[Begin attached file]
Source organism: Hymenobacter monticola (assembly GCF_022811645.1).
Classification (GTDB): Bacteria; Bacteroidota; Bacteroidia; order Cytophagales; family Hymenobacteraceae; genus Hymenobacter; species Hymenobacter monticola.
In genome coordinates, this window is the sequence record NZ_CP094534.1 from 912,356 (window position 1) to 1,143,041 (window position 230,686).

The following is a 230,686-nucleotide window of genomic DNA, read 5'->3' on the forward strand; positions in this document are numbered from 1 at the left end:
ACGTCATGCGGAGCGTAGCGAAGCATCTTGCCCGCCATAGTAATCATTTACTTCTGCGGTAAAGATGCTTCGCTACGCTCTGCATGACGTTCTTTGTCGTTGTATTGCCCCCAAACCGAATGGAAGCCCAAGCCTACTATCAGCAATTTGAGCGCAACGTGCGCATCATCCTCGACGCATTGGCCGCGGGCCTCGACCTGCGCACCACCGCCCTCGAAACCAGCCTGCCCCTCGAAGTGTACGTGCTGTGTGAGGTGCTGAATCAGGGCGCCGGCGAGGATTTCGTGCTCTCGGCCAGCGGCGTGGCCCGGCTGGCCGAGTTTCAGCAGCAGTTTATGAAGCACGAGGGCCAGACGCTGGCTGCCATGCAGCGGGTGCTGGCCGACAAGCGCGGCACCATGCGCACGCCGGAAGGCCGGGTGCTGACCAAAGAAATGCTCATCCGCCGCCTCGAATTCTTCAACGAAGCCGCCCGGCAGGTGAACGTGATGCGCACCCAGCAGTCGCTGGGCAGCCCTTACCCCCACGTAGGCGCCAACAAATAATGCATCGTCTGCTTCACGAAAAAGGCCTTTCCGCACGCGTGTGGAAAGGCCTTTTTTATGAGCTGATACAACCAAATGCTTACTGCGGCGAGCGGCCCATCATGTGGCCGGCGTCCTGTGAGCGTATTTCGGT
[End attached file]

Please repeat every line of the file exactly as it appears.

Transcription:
Source organism: Hymenobacter monticola (assembly GCF_022811645.1).
Classification (GTDB): Bacteria; Bacteroidota; Bacteroidia; order Cytophagales; family Hymenobacteraceae; genus Hymenobacter; species Hymenobacter monticola.
In genome coordinates, this window is the sequence record NZ_CP094534.1 from 912,356 (window position 1) to 1,143,041 (window position 230,686).

The following is a 230,686-nucleotide window of genomic DNA, read 5'->3' on the forward strand; positions in this document are numbered from 1 at the left end:
ACGTCATGCGGAGCGTAGCGAAGCATCTTGCCCGCCATAGTAATCATTTACTTCTGCGGTAAAGATGCTTCGCTACGCTCTGCATGACGTTCTTTGTCGTTGTATTGCCCCCAAACCGAATGGAAGCCCAAGCCTACTATCAGCAATTTGAGCGCAACGTGCGCATCATCCTCGACGCATTGGCCGCGGGCCTCGACCTGCGCACCACCGCCCTCGAAACCAGCCTGCCCCTCGAAGTGTACGTGCTGTGTGAGGTGCTGAATCAGGGCGCCGGCGAGGATTTCGTGCTCTCGGCCAGCGGCGTGGCCCGGCTGGCCGAGTTTCAGCAGCAGTTTATGAAGCACGAGGGCCAGACGCTGGCTGCCATGCAGCGGGTGCTGGCCGACAAGCGCGGCACCATGCGCACGCCGGAAGGCCGGGTGCTGACCAAAGAAATGCTCATCCGCCGCCTCGAATTCTTCAACGAAGCCGCCCGGCAGGTGAACGTGATGCGCACCCAGCAGTCGCTGGGCAGCCCTTACCCCCACGTAGGCGCCAACAAATAATGCATCGTCTGCTTCACGAAAAAGGCCTTTCCGCACGCGTGTGGAAAGGCCTTTTTTATGAGCTGATACAACCAAATGCTTACTGCGGCGAGCGGCCCATCATGTGGCCGGCGTCCTGTGAGCGTATTTCGGT